But I quickly realized I was totally wrong about him. I don’t know what happened overnight, but sunlight transformed him into a charming Norwegian named Tore. That’s one thing I’ve learned about travelling. My first impressions are often wrong, especially when I’m in a nasty mood myself.
Tore only looked like he was glaring at me last night because his sight was ravaged by Leder’s disease, leaving him with only 5% vision. Despite that, Tore is a bike tour guide who’s travelled to 110 countries and met Pope John Paul II. Tore’s company is Bike for Peace and he’s been organizing international “peace rides” for 33 years.
Now, given all the wars raging around the world, biking for peace is about as effective as eating freedom fries to bankrupt France. Then again, Bike for Peace’s tour was in Northern Ireland in 1978. It was a war-torn mess then but perfectly peaceful now. Well done, Tore! For your next mission, we’re parachuting you and your 10-speed into lovely downtown Kabul.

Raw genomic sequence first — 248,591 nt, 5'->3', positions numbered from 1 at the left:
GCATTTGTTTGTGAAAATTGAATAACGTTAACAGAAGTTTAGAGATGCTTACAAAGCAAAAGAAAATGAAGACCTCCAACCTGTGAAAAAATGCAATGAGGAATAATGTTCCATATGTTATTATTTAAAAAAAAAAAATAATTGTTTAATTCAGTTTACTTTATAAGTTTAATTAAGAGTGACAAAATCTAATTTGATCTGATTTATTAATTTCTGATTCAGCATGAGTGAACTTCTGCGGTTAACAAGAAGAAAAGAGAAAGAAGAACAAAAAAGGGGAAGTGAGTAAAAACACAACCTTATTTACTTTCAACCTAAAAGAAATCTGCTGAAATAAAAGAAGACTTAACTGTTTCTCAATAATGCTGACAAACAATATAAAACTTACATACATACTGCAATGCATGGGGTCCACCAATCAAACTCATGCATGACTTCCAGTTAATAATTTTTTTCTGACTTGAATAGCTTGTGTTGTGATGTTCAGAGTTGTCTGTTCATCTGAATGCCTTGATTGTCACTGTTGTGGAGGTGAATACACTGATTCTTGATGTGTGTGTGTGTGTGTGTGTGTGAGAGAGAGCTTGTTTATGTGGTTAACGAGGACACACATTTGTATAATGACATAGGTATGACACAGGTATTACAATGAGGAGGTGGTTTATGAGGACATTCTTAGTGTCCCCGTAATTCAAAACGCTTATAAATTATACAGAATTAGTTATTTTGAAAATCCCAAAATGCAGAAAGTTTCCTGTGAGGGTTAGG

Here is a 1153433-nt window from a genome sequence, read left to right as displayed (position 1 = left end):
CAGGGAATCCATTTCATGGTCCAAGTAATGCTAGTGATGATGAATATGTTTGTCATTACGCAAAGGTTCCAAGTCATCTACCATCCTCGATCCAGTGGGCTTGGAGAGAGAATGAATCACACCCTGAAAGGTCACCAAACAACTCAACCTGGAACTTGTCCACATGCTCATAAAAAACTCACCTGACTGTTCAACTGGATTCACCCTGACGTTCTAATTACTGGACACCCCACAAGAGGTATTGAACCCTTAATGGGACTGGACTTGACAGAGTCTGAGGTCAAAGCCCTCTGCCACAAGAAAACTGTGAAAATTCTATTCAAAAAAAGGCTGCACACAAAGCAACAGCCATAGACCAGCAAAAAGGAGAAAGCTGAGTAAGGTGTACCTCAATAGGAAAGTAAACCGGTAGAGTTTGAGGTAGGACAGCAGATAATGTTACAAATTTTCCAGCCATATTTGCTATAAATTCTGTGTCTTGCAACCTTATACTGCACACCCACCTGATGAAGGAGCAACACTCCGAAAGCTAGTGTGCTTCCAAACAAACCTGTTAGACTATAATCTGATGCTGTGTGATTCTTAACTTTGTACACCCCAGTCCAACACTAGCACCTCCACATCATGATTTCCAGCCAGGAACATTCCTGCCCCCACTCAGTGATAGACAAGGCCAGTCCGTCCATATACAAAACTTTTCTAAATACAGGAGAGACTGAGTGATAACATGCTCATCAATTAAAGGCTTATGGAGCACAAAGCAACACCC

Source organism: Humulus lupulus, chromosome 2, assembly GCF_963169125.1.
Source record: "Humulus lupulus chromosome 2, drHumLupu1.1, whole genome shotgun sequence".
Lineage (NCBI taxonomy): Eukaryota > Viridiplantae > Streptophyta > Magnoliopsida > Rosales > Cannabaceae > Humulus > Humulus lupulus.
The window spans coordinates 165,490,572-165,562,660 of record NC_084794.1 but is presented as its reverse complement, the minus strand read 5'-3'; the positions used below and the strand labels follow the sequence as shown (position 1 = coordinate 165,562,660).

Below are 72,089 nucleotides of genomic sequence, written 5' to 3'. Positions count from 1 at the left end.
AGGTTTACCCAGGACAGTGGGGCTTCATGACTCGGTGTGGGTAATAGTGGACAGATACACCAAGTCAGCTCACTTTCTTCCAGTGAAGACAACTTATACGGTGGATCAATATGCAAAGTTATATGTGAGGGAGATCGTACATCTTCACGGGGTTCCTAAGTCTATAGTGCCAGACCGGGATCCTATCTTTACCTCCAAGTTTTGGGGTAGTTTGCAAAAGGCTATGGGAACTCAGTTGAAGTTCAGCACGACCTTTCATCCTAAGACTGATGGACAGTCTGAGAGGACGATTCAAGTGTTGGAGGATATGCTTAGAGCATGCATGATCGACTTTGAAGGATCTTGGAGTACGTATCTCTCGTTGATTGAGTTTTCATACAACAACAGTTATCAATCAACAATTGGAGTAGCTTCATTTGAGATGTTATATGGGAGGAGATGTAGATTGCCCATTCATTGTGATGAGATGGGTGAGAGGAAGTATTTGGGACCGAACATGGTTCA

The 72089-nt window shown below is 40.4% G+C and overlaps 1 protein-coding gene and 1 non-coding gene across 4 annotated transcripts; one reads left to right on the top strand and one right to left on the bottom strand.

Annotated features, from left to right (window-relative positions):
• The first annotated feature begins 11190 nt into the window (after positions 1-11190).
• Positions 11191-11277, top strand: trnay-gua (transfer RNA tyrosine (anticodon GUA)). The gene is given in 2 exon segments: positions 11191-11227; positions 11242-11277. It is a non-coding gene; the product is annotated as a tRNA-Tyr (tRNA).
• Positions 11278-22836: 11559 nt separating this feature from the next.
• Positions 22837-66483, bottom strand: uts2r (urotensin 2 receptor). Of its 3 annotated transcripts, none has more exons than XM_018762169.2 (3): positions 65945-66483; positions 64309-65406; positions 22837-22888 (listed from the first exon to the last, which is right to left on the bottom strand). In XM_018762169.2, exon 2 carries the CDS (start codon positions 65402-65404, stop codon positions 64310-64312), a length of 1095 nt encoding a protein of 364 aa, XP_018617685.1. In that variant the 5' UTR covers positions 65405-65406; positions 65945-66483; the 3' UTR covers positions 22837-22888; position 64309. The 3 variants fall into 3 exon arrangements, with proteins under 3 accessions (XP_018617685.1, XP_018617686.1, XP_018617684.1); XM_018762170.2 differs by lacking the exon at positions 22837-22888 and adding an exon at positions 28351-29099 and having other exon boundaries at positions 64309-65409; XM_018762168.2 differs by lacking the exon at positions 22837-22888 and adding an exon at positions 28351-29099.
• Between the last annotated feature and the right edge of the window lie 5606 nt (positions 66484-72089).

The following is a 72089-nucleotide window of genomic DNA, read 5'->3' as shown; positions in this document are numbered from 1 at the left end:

The other people on our tour included two Italian wine critics and three Ukrainian women who didn’t speak a word of English and were all named Svetlana. I’m not making this up.
Everyone was most excited about the biking. The Czech Republic is perfect for bike tours. It offers a dense network of small roads that are ideal for cycling. They’re quality roads with very little traffic. You can hire a guide, or pick a self-guided tour with pre-booked accommodations.
You can choose a route that’s easy (like following a river downstream from Spindleruv Mlyn to Hrensko), moderate (Moravia to Bohemia, or the Czech Gothic Trail from Brno to Prague) or challenging (ride the densely forested Sumava Trail from Domazlice to the fairy tale, medieval town of Cesky Krumlov).